Coalbed methane ("CBM") is a rapidly growing source of energy in the United States, particularly in the Intermountain West. Rather than being captured and utilized, however, much of the recoverable CBM is released into the atmosphere as coal mine methane ("CMM), a byproduct of coal mining. Allowing a federal coal operator to capture and sell or otherwise consume CMM would reduce greenhouse emissions, provide additional fuel for power generation, and avoid the waste of valuable natural resources. However, there is sparse guidance from the federal government regarding the right of federal coal operators to engage in CMM sale. What little federal law exists on this topic has focused exclusively on the issue of ownership. This Comment looks beyond the issue of ownership and explores the issue of implied incidental mining rights, the group of rights that allow a mine operator to use another party's resources without having an ownership interest in them. This Comment argues that such rights should also allow a federal coal operator to sell or consume CMM that would otherwise be vented.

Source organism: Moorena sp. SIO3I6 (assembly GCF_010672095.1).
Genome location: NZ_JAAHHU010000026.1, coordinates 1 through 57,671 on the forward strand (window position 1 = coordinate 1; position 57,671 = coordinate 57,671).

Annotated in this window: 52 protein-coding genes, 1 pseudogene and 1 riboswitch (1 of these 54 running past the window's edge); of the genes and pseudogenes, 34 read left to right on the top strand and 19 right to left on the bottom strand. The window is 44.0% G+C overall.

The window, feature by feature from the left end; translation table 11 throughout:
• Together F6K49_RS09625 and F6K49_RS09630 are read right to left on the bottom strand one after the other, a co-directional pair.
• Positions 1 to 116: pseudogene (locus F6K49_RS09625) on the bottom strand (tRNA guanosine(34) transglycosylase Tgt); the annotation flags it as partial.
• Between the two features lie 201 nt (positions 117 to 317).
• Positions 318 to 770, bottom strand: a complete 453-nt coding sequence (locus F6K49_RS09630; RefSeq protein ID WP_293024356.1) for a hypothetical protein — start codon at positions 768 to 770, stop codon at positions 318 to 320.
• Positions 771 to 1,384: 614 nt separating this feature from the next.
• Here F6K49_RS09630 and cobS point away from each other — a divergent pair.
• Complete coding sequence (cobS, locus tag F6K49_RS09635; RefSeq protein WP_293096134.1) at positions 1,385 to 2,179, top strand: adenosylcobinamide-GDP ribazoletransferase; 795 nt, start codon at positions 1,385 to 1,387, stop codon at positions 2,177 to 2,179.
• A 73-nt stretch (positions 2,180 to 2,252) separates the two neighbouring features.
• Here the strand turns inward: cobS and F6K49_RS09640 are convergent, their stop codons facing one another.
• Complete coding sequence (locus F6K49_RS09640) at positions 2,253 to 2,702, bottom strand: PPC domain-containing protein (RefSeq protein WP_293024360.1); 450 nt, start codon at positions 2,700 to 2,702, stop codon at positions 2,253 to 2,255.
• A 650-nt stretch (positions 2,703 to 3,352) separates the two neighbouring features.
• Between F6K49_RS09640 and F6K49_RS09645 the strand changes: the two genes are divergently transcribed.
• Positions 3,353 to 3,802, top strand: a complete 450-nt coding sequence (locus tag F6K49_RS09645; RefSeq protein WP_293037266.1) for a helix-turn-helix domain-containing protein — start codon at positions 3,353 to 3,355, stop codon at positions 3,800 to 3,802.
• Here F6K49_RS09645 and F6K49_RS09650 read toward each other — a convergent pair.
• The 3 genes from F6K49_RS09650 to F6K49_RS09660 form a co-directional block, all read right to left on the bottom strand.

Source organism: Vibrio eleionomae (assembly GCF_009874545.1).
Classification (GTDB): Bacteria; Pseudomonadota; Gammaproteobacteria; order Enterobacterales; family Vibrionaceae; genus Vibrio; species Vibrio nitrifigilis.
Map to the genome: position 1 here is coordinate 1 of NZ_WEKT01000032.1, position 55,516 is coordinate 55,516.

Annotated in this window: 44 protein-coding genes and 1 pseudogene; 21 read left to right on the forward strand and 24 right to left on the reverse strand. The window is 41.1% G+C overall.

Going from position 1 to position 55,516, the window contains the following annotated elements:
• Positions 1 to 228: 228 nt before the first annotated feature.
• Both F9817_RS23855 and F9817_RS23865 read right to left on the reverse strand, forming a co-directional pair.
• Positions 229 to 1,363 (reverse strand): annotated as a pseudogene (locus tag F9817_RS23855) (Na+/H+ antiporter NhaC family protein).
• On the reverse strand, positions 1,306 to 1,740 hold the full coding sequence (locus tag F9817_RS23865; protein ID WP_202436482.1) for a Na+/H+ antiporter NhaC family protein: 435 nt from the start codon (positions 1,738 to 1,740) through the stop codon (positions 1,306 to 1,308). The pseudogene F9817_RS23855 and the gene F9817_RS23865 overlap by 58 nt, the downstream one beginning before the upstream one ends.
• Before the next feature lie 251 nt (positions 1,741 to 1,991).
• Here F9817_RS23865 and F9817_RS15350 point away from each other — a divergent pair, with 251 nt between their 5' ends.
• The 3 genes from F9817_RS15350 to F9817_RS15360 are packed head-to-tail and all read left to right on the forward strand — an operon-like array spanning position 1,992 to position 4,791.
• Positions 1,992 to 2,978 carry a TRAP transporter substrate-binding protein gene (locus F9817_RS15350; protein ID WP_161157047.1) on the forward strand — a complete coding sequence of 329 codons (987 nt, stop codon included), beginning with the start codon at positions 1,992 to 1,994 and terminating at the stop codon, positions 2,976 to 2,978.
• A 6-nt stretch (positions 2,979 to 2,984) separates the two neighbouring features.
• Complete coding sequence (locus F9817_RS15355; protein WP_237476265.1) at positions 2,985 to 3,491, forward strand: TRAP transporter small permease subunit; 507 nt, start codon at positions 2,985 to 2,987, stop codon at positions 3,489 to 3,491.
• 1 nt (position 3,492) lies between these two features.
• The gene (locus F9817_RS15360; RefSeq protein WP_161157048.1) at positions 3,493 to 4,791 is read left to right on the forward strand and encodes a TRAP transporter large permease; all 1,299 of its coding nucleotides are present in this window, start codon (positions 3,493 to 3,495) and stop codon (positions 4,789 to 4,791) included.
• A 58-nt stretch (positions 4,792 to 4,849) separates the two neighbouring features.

L. J. Lyman,
Coalbed Methane: Crafting a Right to Sell from an Obligation to Vent,
U. Colo. L. Rev.
Available at: https://scholar.law.colorado.edu/lawreview/vol78/iss2/5